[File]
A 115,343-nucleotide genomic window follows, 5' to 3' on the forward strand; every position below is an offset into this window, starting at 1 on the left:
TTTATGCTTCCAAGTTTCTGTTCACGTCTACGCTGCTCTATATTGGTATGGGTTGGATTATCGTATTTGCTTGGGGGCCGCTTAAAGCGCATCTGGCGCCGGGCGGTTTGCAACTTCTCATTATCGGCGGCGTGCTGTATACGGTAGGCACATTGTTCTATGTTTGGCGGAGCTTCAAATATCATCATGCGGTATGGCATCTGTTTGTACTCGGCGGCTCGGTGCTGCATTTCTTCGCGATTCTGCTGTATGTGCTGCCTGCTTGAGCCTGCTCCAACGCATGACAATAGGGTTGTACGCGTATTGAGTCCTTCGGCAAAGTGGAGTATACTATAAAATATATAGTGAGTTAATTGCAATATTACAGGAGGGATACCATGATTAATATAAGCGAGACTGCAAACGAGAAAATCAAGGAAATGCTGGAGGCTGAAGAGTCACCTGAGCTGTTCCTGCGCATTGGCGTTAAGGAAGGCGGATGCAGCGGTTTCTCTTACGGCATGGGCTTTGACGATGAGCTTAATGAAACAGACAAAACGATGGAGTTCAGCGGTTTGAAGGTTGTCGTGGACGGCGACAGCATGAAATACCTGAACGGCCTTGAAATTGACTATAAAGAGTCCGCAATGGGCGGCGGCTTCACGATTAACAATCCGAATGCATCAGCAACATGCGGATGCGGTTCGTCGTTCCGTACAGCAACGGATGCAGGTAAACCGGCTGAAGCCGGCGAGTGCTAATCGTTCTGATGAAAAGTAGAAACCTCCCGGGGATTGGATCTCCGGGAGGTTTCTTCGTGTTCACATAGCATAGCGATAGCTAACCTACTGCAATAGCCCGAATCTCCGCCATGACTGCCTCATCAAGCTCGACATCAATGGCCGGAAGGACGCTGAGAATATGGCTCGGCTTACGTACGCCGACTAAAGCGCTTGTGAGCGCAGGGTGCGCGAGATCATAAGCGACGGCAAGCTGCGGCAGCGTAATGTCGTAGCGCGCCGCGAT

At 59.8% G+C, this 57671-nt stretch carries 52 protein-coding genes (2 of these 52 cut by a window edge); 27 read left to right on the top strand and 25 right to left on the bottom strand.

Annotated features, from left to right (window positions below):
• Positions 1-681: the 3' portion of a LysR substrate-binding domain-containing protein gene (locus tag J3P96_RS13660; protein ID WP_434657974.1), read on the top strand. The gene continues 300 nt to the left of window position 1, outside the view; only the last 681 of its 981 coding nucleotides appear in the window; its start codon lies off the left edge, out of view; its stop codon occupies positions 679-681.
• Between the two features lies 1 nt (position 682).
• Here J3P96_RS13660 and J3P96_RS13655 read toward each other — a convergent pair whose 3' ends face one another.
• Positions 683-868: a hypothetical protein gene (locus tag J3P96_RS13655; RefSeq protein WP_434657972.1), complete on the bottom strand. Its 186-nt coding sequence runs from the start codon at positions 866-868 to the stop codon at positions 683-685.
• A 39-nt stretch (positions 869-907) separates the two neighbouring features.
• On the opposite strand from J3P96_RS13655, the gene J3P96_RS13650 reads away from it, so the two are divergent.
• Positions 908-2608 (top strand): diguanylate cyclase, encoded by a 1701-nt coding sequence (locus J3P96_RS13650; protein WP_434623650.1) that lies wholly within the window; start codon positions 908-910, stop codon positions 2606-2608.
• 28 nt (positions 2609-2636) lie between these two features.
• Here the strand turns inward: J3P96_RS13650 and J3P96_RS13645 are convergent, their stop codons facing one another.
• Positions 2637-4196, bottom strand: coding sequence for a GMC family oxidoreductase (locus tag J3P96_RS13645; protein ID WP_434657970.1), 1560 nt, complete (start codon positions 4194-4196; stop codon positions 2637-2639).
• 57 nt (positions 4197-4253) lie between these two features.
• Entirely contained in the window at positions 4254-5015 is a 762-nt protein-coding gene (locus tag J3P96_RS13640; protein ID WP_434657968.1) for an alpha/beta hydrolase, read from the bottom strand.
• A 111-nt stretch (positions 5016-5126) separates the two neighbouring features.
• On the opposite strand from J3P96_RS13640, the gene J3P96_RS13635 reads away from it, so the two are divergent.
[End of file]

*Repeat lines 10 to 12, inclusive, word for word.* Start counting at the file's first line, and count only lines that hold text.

• On the opposite strand from J3P96_RS13655, the gene J3P96_RS13650 reads away from it, so the two are divergent.
• Positions 908-2608 (top strand): diguanylate cyclase, encoded by a 1701-nt coding sequence (locus J3P96_RS13650; protein WP_434623650.1) that lies wholly within the window; start codon positions 908-910, stop codon positions 2606-2608.
• 28 nt (positions 2609-2636) lie between these two features.